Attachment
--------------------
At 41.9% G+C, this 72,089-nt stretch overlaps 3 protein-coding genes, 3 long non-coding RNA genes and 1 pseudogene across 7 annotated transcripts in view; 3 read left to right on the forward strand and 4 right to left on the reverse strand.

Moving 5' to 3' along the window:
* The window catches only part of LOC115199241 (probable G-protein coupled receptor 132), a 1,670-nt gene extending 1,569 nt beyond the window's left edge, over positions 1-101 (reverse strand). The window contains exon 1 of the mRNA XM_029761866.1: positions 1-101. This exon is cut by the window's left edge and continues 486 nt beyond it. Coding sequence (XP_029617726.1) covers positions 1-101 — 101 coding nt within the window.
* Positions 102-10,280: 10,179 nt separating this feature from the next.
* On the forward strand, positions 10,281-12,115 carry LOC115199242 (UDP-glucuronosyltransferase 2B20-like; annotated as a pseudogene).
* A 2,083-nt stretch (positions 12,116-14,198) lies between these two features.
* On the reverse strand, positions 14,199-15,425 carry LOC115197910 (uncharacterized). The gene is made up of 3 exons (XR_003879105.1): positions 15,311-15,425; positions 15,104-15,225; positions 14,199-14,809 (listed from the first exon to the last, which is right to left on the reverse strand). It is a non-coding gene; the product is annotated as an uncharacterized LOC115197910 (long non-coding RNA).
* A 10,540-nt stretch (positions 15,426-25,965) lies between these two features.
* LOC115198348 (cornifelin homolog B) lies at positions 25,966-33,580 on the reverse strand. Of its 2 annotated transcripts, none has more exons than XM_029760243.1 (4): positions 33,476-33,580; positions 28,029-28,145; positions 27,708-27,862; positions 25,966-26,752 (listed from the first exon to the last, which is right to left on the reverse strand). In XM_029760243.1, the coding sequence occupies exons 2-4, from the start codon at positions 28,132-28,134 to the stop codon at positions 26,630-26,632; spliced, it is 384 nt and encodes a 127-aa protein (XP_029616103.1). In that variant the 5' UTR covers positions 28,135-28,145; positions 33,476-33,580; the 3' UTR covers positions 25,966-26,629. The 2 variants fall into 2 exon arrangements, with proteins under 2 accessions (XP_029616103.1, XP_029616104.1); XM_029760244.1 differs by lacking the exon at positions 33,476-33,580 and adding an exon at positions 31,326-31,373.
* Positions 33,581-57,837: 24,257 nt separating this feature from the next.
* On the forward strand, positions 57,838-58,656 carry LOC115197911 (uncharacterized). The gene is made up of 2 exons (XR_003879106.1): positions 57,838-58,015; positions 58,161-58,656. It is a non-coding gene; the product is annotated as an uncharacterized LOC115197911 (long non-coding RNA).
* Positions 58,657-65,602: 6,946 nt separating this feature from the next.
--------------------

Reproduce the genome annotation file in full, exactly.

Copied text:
At 41.9% G+C, this 72,089-nt stretch overlaps 3 protein-coding genes, 3 long non-coding RNA genes and 1 pseudogene across 7 annotated transcripts in view; 3 read left to right on the forward strand and 4 right to left on the reverse strand.

Moving 5' to 3' along the window:
* The window catches only part of LOC115199241 (probable G-protein coupled receptor 132), a 1,670-nt gene extending 1,569 nt beyond the window's left edge, over positions 1-101 (reverse strand). The window contains exon 1 of the mRNA XM_029761866.1: positions 1-101. This exon is cut by the window's left edge and continues 486 nt beyond it. Coding sequence (XP_029617726.1) covers positions 1-101 — 101 coding nt within the window.
* Positions 102-10,280: 10,179 nt separating this feature from the next.
* On the forward strand, positions 10,281-12,115 carry LOC115199242 (UDP-glucuronosyltransferase 2B20-like; annotated as a pseudogene).
* A 2,083-nt stretch (positions 12,116-14,198) lies between these two features.
* On the reverse strand, positions 14,199-15,425 carry LOC115197910 (uncharacterized). The gene is made up of 3 exons (XR_003879105.1): positions 15,311-15,425; positions 15,104-15,225; positions 14,199-14,809 (listed from the first exon to the last, which is right to left on the reverse strand). It is a non-coding gene; the product is annotated as an uncharacterized LOC115197910 (long non-coding RNA).
* A 10,540-nt stretch (positions 15,426-25,965) lies between these two features.
* LOC115198348 (cornifelin homolog B) lies at positions 25,966-33,580 on the reverse strand. Of its 2 annotated transcripts, none has more exons than XM_029760243.1 (4): positions 33,476-33,580; positions 28,029-28,145; positions 27,708-27,862; positions 25,966-26,752 (listed from the first exon to the last, which is right to left on the reverse strand). In XM_029760243.1, the coding sequence occupies exons 2-4, from the start codon at positions 28,132-28,134 to the stop codon at positions 26,630-26,632; spliced, it is 384 nt and encodes a 127-aa protein (XP_029616103.1). In that variant the 5' UTR covers positions 28,135-28,145; positions 33,476-33,580; the 3' UTR covers positions 25,966-26,629. The 2 variants fall into 2 exon arrangements, with proteins under 2 accessions (XP_029616103.1, XP_029616104.1); XM_029760244.1 differs by lacking the exon at positions 33,476-33,580 and adding an exon at positions 31,326-31,373.
* Positions 33,581-57,837: 24,257 nt separating this feature from the next.
* On the forward strand, positions 57,838-58,656 carry LOC115197911 (uncharacterized). The gene is made up of 2 exons (XR_003879106.1): positions 57,838-58,015; positions 58,161-58,656. It is a non-coding gene; the product is annotated as an uncharacterized LOC115197911 (long non-coding RNA).
* Positions 58,657-65,602: 6,946 nt separating this feature from the next.